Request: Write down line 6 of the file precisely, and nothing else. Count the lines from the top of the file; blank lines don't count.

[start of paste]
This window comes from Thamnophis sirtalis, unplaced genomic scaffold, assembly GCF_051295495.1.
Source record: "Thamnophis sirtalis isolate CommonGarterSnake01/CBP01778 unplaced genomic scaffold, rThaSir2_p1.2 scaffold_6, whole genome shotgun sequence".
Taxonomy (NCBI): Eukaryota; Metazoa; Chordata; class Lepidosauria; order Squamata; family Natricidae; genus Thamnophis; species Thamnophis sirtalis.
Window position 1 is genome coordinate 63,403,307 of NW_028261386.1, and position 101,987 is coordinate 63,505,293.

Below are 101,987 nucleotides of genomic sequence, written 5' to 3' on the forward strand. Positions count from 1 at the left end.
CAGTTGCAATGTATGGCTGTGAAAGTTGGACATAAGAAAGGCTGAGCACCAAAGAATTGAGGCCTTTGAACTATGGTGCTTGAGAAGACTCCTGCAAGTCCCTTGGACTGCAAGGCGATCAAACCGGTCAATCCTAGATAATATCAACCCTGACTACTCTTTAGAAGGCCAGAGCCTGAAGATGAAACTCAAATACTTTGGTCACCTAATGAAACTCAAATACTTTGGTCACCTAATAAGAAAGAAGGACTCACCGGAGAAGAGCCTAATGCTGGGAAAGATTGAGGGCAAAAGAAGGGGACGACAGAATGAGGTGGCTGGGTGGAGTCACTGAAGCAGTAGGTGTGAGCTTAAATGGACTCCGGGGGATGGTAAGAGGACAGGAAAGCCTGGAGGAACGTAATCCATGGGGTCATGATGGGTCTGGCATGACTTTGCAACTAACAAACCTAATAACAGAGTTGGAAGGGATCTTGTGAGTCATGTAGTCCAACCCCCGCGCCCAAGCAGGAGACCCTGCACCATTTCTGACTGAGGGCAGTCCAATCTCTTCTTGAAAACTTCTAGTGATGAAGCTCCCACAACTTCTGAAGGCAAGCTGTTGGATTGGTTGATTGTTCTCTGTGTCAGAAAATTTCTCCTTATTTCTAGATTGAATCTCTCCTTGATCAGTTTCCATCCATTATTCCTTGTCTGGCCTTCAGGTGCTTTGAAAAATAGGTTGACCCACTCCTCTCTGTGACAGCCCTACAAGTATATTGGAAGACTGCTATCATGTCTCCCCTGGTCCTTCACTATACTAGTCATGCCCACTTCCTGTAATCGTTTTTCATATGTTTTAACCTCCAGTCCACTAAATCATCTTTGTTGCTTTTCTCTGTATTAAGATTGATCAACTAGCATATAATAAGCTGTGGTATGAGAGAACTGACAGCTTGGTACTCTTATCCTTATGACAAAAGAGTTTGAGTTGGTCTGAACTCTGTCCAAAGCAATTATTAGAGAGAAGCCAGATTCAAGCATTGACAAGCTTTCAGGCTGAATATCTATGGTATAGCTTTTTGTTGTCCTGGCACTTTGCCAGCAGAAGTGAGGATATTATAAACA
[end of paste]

CAGTTGCAATGTATGGCTGTGAAAGTTGGACATAAGAAAGGCTGAGCACCAAAGAATTGAGGCCTTTGAACTATGGTGCTTGAGAAGACTCCTGCAAGTCCCTTGGACTGCAAGGCGATCAAACCGGTCAATCCTAGATAATATCAACCCTGACTACTCTTTAGAAGGCCAGAGCCTGAAGATGAAACTCAAATACTTTGGTCACCTAATGAAACTCAAATACTTTGGTCACCTAATAAGAAAGAAGGACTCACCGGAGAAGAGCCTAATGCTGGGAAAGATTGAGGGCAAAAGAAGGGGACGACAGAATGAGGTGGCTGGGTGGAGTCACTGAAGCAGTAGGTGTGAGCTTAAATGGACTCCGGGGGATGGTAAGAGGACAGGAAAGCCTGGAGGAACGTAATCCATGGGGTCATGATGGGTCTGGCATGACTTTGCAACTAACAAACCTAATAACAGAGTTGGAAGGGATCTTGTGAGTCATGTAGTCCAACCCCCGCGCCCAAGCAGGAGACCCTGCACCATTTCTGACTGAGGGCAGTCCAATCTCTTCTTGAAAACTTCTAGTGATGAAGCTCCCACAACTTCTGAAGGCAAGCTGTTGGATTGGTTGATTGTTCTCTGTGTCAGAAAATTTCTCCTTATTTCTAGATTGAATCTCTCCTTGATCAGTTTCCATCCATTATTCCTTGTCTGGCCTTCAGGTGCTTTGAAAAATAGGTTGACCCACTCCTCTCTGTGACAGCCCTACAAGTATATTGGAAGACTGCTATCATGTCTCCCCTGGTCCTTCACTATACTAGTCATGCCCACTTCCTGTAATCGTTTTTCATATGTTTTAACCTCCAGTCCACTAAATCATCTTTGTTGCTTTTCTCTGTATTAAGATTGATCAACTAGCATATAATAAGCTGTGGTATGAGAGAACTGACAGCTTGGTACTCTTATCCTTATGACAAAAGAGTTTGAGTTGGTCTGAACTCTGTCCAAAGCAATTATTAGAGAGAAGCCAGATTCAAGCATTGACAAGCTTTCAGGCTGAATATCTATGGTATAGCTTTTTGTTGTCCTGGCACTTTGCCAGCAGAAGTGAGGATATTATAAACA